Thursday, January 01, 2009

Book Review: The Designful Company by Marty Neumeier

The introduction argues that design can solve the "wicked" problems that businesses face currently. What is design? The author quotes Herbert Simon in response, "Everyone designs who devises courses of action aimed at changing existing situations into preferred ones." This broad definition can cover the six-sigma managers that are roundly denounced, but we'll ignore that for now. Neumeier says that those particularly suited to design are empathetic, intuitive, imaginative, and idealistic.

The print style of the book seems to take its design philosophy from the tips provided in the section "Lever 8: Ban Powerpoint". That section first urges editing to the bone. This book is definitely edited to the bone: great soundbites, inspiring ideas, tantalizing tidbits, but not a lot of solid implementable meat. The Ban Powerpoint tip is to have no more than ten words per slide and use a huge font size. This is echoed in the layout of the book: there's an average of just 200 words on each page, and the font must be Ariel size 16....very readable from an armlength or more away. The next Ban Powerpoint tip is to use pictures. This is implemented in the book with never more than 5 pages without a graphic, and frequently the text is interrupted with full-page reverse color diagrams that are sometimes difficult to read. The final Ban Powerpoint tip is "keep it moving" with only one idea per slide. Thus the book text is a collection of small sections. The "levers" for change in part 3 are the meatiest part of the book. Total word content of the entire book is probably somewhere along the lines of a hour-long keynote speech. In the back is a collection of snippets that are supposed to represent the content of the book, but very few of them were the sentences that I had underlined while I read. Then there are 8 pages of recommended reading, and a two page plug for Neumeier's company, Neutron LLC.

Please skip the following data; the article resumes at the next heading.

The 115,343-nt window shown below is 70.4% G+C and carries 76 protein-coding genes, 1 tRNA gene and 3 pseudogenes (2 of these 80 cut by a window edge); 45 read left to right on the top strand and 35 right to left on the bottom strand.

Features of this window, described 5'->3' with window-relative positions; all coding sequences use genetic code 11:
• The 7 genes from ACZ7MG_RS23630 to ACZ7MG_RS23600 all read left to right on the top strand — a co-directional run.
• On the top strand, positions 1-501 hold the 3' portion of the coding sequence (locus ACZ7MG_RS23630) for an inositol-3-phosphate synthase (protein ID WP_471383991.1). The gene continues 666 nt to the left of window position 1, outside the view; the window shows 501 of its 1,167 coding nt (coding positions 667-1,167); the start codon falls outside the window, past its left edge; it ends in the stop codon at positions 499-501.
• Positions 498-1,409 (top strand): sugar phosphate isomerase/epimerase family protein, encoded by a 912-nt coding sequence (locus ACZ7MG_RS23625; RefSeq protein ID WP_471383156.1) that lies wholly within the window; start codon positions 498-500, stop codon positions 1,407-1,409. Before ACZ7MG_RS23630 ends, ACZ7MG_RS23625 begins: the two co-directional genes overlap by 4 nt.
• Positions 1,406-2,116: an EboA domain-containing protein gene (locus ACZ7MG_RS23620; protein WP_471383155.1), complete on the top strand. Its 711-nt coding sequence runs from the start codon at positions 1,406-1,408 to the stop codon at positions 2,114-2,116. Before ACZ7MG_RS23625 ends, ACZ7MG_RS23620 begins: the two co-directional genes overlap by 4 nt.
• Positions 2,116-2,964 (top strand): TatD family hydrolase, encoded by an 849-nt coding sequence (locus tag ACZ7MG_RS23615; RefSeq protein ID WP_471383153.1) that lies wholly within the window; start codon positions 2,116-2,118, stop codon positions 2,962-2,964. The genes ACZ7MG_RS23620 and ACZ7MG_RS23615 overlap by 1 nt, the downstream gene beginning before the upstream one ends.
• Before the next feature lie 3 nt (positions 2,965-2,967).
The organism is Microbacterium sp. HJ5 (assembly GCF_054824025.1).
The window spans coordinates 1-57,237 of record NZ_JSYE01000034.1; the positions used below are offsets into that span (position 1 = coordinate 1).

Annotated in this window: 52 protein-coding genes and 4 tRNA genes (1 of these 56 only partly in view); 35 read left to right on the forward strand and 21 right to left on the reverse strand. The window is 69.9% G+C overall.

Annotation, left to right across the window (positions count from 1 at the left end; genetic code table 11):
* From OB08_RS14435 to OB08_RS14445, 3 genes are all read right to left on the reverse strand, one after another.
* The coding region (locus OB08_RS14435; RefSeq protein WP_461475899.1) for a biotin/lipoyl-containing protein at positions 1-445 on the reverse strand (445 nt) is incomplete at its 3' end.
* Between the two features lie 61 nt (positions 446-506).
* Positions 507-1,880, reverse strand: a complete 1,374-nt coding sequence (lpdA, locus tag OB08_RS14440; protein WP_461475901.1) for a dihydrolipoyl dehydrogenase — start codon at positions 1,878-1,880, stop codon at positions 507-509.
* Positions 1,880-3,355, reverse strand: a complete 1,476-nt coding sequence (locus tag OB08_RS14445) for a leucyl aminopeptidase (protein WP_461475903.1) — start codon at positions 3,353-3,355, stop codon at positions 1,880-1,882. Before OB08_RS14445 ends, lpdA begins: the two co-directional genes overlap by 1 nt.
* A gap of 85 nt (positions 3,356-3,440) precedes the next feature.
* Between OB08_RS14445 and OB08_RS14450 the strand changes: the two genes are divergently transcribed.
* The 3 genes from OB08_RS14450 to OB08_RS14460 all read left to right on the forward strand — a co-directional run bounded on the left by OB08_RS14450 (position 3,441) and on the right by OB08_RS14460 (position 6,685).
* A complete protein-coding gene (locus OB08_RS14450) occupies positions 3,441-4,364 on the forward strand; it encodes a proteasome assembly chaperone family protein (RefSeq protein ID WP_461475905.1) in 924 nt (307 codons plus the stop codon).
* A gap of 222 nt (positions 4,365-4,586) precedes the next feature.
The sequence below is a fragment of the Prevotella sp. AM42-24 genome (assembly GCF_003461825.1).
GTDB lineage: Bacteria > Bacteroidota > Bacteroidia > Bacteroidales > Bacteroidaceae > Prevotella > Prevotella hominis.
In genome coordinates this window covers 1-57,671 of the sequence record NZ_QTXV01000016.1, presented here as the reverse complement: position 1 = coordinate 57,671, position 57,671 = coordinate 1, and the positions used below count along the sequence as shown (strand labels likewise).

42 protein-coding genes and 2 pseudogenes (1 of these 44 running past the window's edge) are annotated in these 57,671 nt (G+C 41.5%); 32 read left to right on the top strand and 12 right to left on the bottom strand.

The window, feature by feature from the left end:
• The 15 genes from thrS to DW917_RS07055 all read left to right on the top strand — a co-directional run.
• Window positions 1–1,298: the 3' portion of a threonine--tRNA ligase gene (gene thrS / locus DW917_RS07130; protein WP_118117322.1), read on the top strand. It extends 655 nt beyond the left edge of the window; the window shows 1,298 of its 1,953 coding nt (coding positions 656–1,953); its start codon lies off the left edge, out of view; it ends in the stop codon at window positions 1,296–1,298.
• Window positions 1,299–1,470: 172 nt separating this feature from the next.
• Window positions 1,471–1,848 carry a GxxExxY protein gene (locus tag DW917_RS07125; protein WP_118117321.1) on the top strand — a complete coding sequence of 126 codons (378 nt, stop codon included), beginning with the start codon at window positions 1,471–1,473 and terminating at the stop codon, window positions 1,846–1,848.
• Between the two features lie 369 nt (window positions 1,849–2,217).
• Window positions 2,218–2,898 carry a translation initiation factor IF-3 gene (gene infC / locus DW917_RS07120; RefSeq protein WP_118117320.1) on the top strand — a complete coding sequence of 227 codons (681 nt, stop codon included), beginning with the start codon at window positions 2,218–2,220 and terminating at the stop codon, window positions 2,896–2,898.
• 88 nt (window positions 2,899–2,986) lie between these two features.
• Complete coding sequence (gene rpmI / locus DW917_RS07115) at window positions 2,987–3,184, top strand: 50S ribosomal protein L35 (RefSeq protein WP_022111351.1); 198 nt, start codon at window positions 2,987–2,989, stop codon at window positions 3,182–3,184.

The content seems inspirational, but leaves all the details of implementation to be figured out by the reader. Or perhaps the entire book is just an artifact to make people aware of the branding consulting that Neutron is offering them.

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